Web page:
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Posted March 31, 2014 by Jeff in Tunes
 
 

Noah Rubin talks about the Skaters’ Manhattan project

Skaters, photo by ShaneMcCauley
Skaters, photo by ShaneMcCauley

You know a band is up-and-coming when it performs at South by Southwest, the annual record label showcase that takes place in Austin every spring. Skaters didn’t play just once. The guys played seven shows over the course of the weekend. Clearly influenced by the melodic punk of the ’80s (think Mission of Burma or the Pixies), these guys sound a bit like The Strokes. They aren’t afraid to temper their snarling guitars with soft vocals and tight melodies. On their new album, Manhattan, they even evoke the New Wave of yesteryear and channel Blondie’s spirit on “I Wanna Dance (But I Don’t Know How).” Drummer Noah Rubin spoke to us via phone from a Denver tour stop.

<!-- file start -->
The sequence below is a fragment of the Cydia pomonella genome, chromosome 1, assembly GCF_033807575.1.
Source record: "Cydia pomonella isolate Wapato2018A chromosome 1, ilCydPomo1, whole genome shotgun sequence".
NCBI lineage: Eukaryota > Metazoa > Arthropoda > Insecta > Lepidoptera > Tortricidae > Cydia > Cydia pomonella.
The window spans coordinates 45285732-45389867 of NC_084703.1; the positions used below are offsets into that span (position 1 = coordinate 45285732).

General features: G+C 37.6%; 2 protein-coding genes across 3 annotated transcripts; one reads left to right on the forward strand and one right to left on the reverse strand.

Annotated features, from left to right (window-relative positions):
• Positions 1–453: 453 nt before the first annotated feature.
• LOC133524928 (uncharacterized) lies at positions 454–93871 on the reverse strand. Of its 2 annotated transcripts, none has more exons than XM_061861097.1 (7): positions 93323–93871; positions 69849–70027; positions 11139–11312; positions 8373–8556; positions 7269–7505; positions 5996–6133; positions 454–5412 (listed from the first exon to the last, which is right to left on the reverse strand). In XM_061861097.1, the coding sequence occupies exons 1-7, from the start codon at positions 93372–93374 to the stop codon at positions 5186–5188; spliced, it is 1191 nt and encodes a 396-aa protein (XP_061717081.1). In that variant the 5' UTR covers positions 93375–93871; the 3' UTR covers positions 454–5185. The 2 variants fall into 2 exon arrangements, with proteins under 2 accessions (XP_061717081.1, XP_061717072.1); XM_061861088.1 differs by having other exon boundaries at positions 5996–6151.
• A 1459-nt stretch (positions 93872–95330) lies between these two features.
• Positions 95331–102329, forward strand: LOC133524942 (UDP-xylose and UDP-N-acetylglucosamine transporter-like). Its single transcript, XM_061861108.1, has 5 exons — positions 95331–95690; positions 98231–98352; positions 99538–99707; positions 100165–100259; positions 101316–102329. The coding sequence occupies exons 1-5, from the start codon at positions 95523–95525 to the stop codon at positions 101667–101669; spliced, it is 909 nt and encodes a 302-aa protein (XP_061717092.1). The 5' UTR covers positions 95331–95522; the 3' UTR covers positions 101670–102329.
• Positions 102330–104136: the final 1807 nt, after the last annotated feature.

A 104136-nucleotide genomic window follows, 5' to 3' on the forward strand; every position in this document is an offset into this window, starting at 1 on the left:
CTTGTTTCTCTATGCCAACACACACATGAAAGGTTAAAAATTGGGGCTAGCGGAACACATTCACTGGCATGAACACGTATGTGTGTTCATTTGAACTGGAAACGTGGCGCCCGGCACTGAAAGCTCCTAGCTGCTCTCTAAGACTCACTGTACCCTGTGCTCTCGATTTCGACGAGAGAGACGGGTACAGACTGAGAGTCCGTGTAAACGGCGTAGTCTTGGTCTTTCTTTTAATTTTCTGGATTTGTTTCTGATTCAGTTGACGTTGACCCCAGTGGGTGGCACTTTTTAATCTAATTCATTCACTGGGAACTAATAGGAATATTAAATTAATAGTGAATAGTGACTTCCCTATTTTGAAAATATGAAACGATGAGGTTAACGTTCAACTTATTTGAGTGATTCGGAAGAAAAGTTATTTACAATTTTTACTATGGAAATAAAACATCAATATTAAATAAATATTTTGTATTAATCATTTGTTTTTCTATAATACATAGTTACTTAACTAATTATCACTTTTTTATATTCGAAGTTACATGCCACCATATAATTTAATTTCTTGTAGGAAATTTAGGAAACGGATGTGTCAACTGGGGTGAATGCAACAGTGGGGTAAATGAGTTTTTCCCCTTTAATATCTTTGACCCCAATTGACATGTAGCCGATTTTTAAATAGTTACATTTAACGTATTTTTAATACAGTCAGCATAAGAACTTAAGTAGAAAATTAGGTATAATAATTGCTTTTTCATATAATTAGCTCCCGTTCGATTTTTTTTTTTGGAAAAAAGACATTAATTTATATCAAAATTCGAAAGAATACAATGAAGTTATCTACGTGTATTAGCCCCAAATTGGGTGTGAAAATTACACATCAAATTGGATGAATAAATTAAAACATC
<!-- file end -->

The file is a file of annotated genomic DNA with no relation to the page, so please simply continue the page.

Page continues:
You played seven different shows at SXSW. What was that experience like?
We did seven shows and a couple of videotaped acoustic performances. It was really busy. It went by really fast.

You initially met Michael Ian Cummings in L.A. and played with him there. What was that experience like?
We have played music together since we were kids. Our first band was a punk band when we were 15 years old. That was our first time playing together. We went off and did a lot of different projects. When we were in L.A., we wanted to go to New York and start a punk band there. That was the idea, to go to New York and do a band like we had when we were 15 years old.

What drew you guys to each other in the first place?
We grew up in a suburb outside of Boston called Newton. It’s predominantly Jewish, doctors and lawyers type of place.  The town we grew up in was a very academic- and sports-heavy town. There were few outcasts and musician-type people. Me and Mike were both bad at school and bad at sports. I don’t think it was avoidable.

And then you met up with guitarist Josh Hubbard in New York to play a few shows. What were your first impressions of Josh?